More than a decade after the introduction of the first smartphone, we are now awash in always-on technologies—email, IM, social media, Slack, Yammer, and so on. All that connectivity means we are constantly sharing our ideas, knowledge, thinking, and answers. Surely that "wisdom of the crowd" is good for problem solving at work, right?
New research by Harvard Business School associate professor Ethan Bernstein and colleagues, to be published online next week in Proceedings of the National Academy of Sciences of the United States of America (PNAS), suggests that "always on" may not be always effective. "Intermittently on" might, instead, be better for complex problem solving.
In their study, the three researchers—Bernstein, assistant professor Jesse Shore from the Questrom School of Business at Boston University, and professor David Lazer from Northeastern University—put together and studied the results of a number of three-person groups performing a complex problem-solving task. The members of one set of groups never interacted with each other, solving the problem in complete isolation; members of another set of groups constantly interacted with each other, as we do when equipped with always-on technologies; and a third set of groups interacted only intermittently.
From prior research, the researchers anticipated that the groups in which members never interacted would be the most creative, coming up with the largest number of unique solutions—including some of the best and some of the worst—representing a high level of variation that sprang from their working alone. In short, they expected the isolated individuals to produce a few fantastic solutions but have, as a group, a low average quality of solution (due to the variation). That proved to be the case.
The researchers also anticipated that the groups that constantly interacted would produce a higher average quality of solution, but that they would fail to find the very best solutions as often. In short, they expected the constantly interacting groups to be less variable but at the cost of their best solutions being more mediocre. That proved to be the case as well.
But here's where the researchers found something completely new. Groups that interacted only intermittently preserved the best of both worlds (rather than succumbing to the worst). Even though the groups interacted only intermittently, they had an average quality of solution that was nearly identical to those groups that interacted constantly. And yet, by interacting only intermittently, these groups also preserved enough variation to find some of the best solutions, too.
Perhaps the most interesting result was that the higher performers were able to get even better by learning from the low performers only in the intermittent condition. When high performers interacted with low performers constantly, there was little to learn from them, because low performers mostly just copied high performers' solutions, and high performers likely ignored them. But when high performers interacted with low performers only intermittently, they were able to learn something from them that helped them achieve even greater solutions to the problem.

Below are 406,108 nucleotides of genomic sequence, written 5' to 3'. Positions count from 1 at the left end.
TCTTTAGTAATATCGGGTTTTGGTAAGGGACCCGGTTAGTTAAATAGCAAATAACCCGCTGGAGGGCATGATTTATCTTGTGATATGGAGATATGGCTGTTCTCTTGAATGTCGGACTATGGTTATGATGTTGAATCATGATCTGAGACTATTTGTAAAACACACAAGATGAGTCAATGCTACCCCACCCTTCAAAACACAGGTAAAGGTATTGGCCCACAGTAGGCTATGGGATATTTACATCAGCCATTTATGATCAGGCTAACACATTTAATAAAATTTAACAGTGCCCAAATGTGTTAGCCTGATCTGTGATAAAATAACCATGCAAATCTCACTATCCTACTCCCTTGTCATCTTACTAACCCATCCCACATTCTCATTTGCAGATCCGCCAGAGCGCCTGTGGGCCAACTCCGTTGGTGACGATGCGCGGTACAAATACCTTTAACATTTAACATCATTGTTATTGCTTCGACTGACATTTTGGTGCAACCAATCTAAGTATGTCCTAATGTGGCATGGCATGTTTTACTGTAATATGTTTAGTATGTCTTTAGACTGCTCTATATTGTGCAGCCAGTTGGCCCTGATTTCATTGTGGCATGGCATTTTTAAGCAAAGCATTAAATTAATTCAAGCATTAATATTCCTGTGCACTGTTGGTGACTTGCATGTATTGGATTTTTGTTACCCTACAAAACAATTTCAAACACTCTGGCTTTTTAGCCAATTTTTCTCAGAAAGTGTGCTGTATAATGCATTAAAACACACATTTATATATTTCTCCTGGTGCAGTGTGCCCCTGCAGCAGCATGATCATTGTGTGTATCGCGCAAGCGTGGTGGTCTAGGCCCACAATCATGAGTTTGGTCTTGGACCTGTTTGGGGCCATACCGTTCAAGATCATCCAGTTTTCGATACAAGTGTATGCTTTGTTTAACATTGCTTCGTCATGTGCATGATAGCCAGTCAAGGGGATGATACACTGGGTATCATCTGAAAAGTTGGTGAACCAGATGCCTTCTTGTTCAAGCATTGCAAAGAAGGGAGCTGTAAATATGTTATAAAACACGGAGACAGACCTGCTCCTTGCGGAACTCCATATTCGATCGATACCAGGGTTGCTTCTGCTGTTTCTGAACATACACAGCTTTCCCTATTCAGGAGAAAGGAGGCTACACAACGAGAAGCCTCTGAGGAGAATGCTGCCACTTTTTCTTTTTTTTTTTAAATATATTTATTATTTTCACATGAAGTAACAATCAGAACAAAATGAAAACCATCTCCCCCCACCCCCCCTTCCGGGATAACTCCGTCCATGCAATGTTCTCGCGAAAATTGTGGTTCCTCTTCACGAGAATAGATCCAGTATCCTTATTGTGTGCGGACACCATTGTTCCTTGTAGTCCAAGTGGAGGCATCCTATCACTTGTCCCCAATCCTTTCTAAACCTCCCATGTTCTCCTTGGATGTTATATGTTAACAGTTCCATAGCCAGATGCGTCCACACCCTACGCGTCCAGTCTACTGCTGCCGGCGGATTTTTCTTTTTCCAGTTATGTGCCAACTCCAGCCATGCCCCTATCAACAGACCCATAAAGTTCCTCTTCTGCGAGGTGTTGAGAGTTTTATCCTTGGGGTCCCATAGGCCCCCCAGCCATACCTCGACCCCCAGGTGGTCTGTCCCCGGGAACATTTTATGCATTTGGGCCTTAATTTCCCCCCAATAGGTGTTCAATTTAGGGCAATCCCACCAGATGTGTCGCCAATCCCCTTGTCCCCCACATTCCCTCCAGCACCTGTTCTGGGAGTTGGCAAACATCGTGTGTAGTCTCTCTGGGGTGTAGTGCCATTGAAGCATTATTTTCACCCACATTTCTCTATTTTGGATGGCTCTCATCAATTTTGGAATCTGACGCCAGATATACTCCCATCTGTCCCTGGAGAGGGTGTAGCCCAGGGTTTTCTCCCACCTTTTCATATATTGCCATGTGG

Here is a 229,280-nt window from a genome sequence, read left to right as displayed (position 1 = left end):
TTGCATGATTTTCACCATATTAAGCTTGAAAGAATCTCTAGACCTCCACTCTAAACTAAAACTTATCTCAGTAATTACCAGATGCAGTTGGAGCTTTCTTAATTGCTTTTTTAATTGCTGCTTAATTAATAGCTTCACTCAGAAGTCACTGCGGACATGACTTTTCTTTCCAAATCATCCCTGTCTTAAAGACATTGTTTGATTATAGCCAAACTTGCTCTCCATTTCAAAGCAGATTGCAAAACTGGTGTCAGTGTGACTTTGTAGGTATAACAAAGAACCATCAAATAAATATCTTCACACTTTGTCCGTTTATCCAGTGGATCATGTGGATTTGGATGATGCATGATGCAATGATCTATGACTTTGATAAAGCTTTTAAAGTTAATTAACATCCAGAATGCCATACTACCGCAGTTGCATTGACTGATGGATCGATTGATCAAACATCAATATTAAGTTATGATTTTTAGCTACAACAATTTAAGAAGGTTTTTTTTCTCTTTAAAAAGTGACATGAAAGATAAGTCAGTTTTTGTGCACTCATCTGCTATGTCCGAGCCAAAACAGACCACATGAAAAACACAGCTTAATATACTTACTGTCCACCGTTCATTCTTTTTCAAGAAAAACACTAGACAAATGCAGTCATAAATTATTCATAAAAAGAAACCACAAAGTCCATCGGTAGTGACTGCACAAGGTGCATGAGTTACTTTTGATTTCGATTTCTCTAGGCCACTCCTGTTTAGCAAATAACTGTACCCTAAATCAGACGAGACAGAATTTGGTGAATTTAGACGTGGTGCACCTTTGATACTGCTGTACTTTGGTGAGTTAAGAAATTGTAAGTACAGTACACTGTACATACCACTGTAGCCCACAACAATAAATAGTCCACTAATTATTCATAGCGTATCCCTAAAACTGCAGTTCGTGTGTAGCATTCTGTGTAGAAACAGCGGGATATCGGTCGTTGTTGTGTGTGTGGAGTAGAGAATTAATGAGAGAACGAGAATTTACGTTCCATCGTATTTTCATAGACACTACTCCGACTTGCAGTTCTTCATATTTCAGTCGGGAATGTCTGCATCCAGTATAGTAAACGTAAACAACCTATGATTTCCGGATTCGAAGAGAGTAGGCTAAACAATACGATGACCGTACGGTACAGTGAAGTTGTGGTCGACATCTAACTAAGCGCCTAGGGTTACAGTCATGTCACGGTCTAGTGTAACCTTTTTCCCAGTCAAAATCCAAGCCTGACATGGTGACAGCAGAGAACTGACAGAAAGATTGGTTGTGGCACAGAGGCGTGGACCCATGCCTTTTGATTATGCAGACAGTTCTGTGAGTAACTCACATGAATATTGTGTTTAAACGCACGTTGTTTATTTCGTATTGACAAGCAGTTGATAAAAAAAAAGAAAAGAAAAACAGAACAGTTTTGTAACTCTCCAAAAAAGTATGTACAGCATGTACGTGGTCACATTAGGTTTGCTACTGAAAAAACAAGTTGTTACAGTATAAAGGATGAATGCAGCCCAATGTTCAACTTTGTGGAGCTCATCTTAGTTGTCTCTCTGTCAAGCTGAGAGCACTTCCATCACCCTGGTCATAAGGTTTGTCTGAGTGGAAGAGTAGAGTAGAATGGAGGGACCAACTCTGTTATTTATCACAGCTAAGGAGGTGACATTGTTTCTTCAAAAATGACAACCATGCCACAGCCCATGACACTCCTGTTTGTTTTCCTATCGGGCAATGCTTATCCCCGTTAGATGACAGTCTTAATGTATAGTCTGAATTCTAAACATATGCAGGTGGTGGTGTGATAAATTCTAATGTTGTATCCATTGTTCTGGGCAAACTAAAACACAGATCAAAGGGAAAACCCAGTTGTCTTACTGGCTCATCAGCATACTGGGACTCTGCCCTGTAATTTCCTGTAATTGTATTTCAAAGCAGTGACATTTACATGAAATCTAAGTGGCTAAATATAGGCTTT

Bernstein and his co-authors see a number of workplace implications for these findings, including the advantages of alternating independent efforts with group work over a period of time to get optimal benefits. In some ways, that's how work has been done in organizations—with individuals working alone, then coming together in a meeting, then returning to work alone, etc. But those cycles are being broken by the constant advancement of technology. "As we replace those sorts of intermittent cycles with always-on technologies, we might be diminishing our capacity to solve problems well," Bernstein notes.
The researchers see parallels in a number of trends in organizations today. Agile approaches to teamwork have some of this intermittent characteristic, given that they are organized into "sprints," gatherings of people that focus on a particular problem and last only a short time. Similarly, hackathons are increasingly designed to provide, through their schedules, some intermittency of interaction.
In addition, organizations known for their excellence in creativity and brainstorming ideas, like IDEO, often use a process that has intermittency built in. Even open offices, a concept about which Bernstein has recently completed research, often have some group spaces (booths, meeting rooms) and individual spaces (phone booths, pods) in which interaction can be paused for a period of time.
Given their findings in this study, the researchers conclude that these design-based tools for achieving intermittent rather than constant interaction may be even more important for organizational productivity and performance than previously thought. And they warn that the march towards always-on technology—and more and more digital collaboration tools at work—should not disturb the intermittent isolation that those practices bring, lest it keep groups from achieving their best collective performance in solving complex problems.